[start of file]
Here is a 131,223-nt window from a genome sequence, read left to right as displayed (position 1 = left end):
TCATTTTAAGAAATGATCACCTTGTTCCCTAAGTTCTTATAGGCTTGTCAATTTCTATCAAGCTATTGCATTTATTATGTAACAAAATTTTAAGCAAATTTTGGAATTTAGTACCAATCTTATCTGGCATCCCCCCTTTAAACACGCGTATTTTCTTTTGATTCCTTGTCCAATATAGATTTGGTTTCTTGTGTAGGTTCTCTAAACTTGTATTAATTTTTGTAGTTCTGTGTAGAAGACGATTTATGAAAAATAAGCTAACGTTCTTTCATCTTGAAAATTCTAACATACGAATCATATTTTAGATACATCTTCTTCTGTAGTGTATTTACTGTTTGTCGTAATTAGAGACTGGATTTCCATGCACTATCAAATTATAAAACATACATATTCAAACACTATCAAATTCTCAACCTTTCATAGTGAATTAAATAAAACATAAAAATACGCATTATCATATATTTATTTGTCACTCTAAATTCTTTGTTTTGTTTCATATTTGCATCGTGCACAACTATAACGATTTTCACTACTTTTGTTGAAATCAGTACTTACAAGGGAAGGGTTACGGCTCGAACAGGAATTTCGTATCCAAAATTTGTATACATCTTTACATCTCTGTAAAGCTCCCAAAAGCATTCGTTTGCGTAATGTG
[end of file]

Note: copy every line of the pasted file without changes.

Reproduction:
Here is a 131,223-nt window from a genome sequence, read left to right as displayed (position 1 = left end):
TCATTTTAAGAAATGATCACCTTGTTCCCTAAGTTCTTATAGGCTTGTCAATTTCTATCAAGCTATTGCATTTATTATGTAACAAAATTTTAAGCAAATTTTGGAATTTAGTACCAATCTTATCTGGCATCCCCCCTTTAAACACGCGTATTTTCTTTTGATTCCTTGTCCAATATAGATTTGGTTTCTTGTGTAGGTTCTCTAAACTTGTATTAATTTTTGTAGTTCTGTGTAGAAGACGATTTATGAAAAATAAGCTAACGTTCTTTCATCTTGAAAATTCTAACATACGAATCATATTTTAGATACATCTTCTTCTGTAGTGTATTTACTGTTTGTCGTAATTAGAGACTGGATTTCCATGCACTATCAAATTATAAAACATACATATTCAAACACTATCAAATTCTCAACCTTTCATAGTGAATTAAATAAAACATAAAAATACGCATTATCATATATTTATTTGTCACTCTAAATTCTTTGTTTTGTTTCATATTTGCATCGTGCACAACTATAACGATTTTCACTACTTTTGTTGAAATCAGTACTTACAAGGGAAGGGTTACGGCTCGAACAGGAATTTCGTATCCAAAATTTGTATACATCTTTACATCTCTGTAAAGCTCCCAAAAGCATTCGTTTGCGTAATGTG